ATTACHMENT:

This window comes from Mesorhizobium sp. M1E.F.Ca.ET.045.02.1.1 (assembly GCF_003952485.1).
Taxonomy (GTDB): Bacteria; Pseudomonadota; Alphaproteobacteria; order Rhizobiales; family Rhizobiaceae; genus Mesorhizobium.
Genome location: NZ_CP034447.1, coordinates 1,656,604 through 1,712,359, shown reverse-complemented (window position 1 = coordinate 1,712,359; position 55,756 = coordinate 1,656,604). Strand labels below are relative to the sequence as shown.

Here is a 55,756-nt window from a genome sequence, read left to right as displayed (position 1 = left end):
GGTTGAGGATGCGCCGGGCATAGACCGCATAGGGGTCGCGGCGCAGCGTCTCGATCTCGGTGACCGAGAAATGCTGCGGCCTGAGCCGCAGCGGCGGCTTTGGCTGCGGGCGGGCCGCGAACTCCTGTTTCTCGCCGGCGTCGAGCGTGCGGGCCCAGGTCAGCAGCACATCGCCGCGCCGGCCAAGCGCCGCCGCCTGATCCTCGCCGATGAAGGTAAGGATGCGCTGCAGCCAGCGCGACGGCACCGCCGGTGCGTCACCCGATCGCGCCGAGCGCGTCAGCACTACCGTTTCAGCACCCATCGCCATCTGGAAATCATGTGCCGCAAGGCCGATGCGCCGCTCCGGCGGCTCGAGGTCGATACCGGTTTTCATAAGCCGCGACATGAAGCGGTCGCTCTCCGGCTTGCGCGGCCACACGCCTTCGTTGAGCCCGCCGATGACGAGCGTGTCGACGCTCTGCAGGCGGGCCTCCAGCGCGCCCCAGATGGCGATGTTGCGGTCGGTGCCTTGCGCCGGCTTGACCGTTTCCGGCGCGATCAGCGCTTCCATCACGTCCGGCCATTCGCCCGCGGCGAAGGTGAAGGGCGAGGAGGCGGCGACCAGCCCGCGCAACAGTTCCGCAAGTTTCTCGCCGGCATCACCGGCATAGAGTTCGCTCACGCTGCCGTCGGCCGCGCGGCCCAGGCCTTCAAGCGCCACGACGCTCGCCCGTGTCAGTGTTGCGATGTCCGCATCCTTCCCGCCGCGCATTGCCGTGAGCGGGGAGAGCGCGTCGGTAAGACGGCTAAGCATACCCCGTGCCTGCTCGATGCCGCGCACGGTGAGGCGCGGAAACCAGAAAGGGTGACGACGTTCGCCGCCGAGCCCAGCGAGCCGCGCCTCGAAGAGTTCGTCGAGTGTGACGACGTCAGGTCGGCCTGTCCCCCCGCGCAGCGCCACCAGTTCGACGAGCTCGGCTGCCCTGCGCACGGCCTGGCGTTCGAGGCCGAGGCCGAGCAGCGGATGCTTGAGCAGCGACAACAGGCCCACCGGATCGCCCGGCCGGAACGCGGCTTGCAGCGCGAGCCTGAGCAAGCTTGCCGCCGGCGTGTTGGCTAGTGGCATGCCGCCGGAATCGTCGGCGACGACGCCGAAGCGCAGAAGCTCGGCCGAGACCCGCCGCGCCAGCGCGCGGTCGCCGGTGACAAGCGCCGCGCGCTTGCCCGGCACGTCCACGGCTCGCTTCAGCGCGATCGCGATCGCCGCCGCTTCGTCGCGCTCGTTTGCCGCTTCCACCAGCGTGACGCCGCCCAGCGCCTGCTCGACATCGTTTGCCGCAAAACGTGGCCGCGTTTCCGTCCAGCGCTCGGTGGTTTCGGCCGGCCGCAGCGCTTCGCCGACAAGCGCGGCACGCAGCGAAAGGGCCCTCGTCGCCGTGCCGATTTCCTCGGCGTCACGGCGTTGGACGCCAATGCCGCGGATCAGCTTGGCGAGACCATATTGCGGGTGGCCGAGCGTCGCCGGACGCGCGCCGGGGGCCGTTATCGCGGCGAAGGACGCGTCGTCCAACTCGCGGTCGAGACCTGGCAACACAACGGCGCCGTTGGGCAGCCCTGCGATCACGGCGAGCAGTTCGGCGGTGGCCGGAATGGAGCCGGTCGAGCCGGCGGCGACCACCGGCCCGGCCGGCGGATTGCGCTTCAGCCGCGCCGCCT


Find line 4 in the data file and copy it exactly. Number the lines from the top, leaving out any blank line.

Here is a 55,756-nt window from a genome sequence, read left to right as displayed (position 1 = left end):